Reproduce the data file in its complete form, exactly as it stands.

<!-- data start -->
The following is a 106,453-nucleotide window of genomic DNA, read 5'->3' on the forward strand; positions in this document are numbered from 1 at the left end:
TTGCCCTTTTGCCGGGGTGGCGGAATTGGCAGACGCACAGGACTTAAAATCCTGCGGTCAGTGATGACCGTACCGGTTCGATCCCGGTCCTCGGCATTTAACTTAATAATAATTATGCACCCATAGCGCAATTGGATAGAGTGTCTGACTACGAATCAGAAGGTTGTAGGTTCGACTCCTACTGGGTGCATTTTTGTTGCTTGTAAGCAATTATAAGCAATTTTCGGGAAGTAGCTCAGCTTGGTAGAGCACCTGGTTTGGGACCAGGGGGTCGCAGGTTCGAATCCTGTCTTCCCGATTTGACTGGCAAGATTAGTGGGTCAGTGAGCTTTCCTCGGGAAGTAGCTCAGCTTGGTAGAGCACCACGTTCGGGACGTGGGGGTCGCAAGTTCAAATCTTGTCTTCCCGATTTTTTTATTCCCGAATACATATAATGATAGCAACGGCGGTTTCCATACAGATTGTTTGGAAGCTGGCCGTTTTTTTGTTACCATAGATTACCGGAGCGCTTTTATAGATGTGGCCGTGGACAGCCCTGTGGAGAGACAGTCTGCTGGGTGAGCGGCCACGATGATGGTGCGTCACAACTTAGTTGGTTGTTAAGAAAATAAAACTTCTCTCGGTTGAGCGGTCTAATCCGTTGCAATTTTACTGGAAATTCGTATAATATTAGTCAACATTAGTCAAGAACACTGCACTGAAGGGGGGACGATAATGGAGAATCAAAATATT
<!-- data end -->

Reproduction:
The following is a 106,453-nucleotide window of genomic DNA, read 5'->3' on the forward strand; positions in this document are numbered from 1 at the left end:
TTGCCCTTTTGCCGGGGTGGCGGAATTGGCAGACGCACAGGACTTAAAATCCTGCGGTCAGTGATGACCGTACCGGTTCGATCCCGGTCCTCGGCATTTAACTTAATAATAATTATGCACCCATAGCGCAATTGGATAGAGTGTCTGACTACGAATCAGAAGGTTGTAGGTTCGACTCCTACTGGGTGCATTTTTGTTGCTTGTAAGCAATTATAAGCAATTTTCGGGAAGTAGCTCAGCTTGGTAGAGCACCTGGTTTGGGACCAGGGGGTCGCAGGTTCGAATCCTGTCTTCCCGATTTGACTGGCAAGATTAGTGGGTCAGTGAGCTTTCCTCGGGAAGTAGCTCAGCTTGGTAGAGCACCACGTTCGGGACGTGGGGGTCGCAAGTTCAAATCTTGTCTTCCCGATTTTTTTATTCCCGAATACATATAATGATAGCAACGGCGGTTTCCATACAGATTGTTTGGAAGCTGGCCGTTTTTTTGTTACCATAGATTACCGGAGCGCTTTTATAGATGTGGCCGTGGACAGCCCTGTGGAGAGACAGTCTGCTGGGTGAGCGGCCACGATGATGGTGCGTCACAACTTAGTTGGTTGTTAAGAAAATAAAACTTCTCTCGGTTGAGCGGTCTAATCCGTTGCAATTTTACTGGAAATTCGTATAATATTAGTCAACATTAGTCAAGAACACTGCACTGAAGGGGGGACGATAATGGAGAATCAAAATATT